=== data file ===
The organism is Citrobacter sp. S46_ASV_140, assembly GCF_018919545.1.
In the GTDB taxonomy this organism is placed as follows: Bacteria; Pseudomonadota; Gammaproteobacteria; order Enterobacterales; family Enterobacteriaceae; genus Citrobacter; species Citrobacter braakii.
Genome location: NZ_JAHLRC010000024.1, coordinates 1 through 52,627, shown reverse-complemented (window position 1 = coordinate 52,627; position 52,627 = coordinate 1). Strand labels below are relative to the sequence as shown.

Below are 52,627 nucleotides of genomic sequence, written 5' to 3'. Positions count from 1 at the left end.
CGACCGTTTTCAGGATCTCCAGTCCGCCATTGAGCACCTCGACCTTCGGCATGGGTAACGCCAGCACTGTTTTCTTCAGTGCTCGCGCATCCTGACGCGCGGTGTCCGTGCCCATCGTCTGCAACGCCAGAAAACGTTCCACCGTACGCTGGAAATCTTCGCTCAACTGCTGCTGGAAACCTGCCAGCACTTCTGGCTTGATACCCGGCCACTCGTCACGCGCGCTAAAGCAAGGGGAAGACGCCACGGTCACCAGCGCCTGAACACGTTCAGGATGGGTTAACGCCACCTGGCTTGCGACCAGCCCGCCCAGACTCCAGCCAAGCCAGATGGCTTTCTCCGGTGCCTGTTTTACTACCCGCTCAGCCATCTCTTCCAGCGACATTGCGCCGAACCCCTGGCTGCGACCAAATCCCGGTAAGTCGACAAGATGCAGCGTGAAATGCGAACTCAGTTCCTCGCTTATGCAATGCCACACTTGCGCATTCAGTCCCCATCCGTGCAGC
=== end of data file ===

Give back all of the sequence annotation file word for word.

The organism is Citrobacter sp. S46_ASV_140, assembly GCF_018919545.1.
In the GTDB taxonomy this organism is placed as follows: Bacteria; Pseudomonadota; Gammaproteobacteria; order Enterobacterales; family Enterobacteriaceae; genus Citrobacter; species Citrobacter braakii.
Genome location: NZ_JAHLRC010000024.1, coordinates 1 through 52,627, shown reverse-complemented (window position 1 = coordinate 52,627; position 52,627 = coordinate 1). Strand labels below are relative to the sequence as shown.

Below are 52,627 nucleotides of genomic sequence, written 5' to 3'. Positions count from 1 at the left end.
CGACCGTTTTCAGGATCTCCAGTCCGCCATTGAGCACCTCGACCTTCGGCATGGGTAACGCCAGCACTGTTTTCTTCAGTGCTCGCGCATCCTGACGCGCGGTGTCCGTGCCCATCGTCTGCAACGCCAGAAAACGTTCCACCGTACGCTGGAAATCTTCGCTCAACTGCTGCTGGAAACCTGCCAGCACTTCTGGCTTGATACCCGGCCACTCGTCACGCGCGCTAAAGCAAGGGGAAGACGCCACGGTCACCAGCGCCTGAACACGTTCAGGATGGGTTAACGCCACCTGGCTTGCGACCAGCCCGCCCAGACTCCAGCCAAGCCAGATGGCTTTCTCCGGTGCCTGTTTTACTACCCGCTCAGCCATCTCTTCCAGCGACATTGCGCCGAACCCCTGGCTGCGACCAAATCCCGGTAAGTCGACAAGATGCAGCGTGAAATGCGAACTCAGTTCCTCGCTTATGCAATGCCACACTTGCGCATTCAGTCCCCATCCGTGCAGC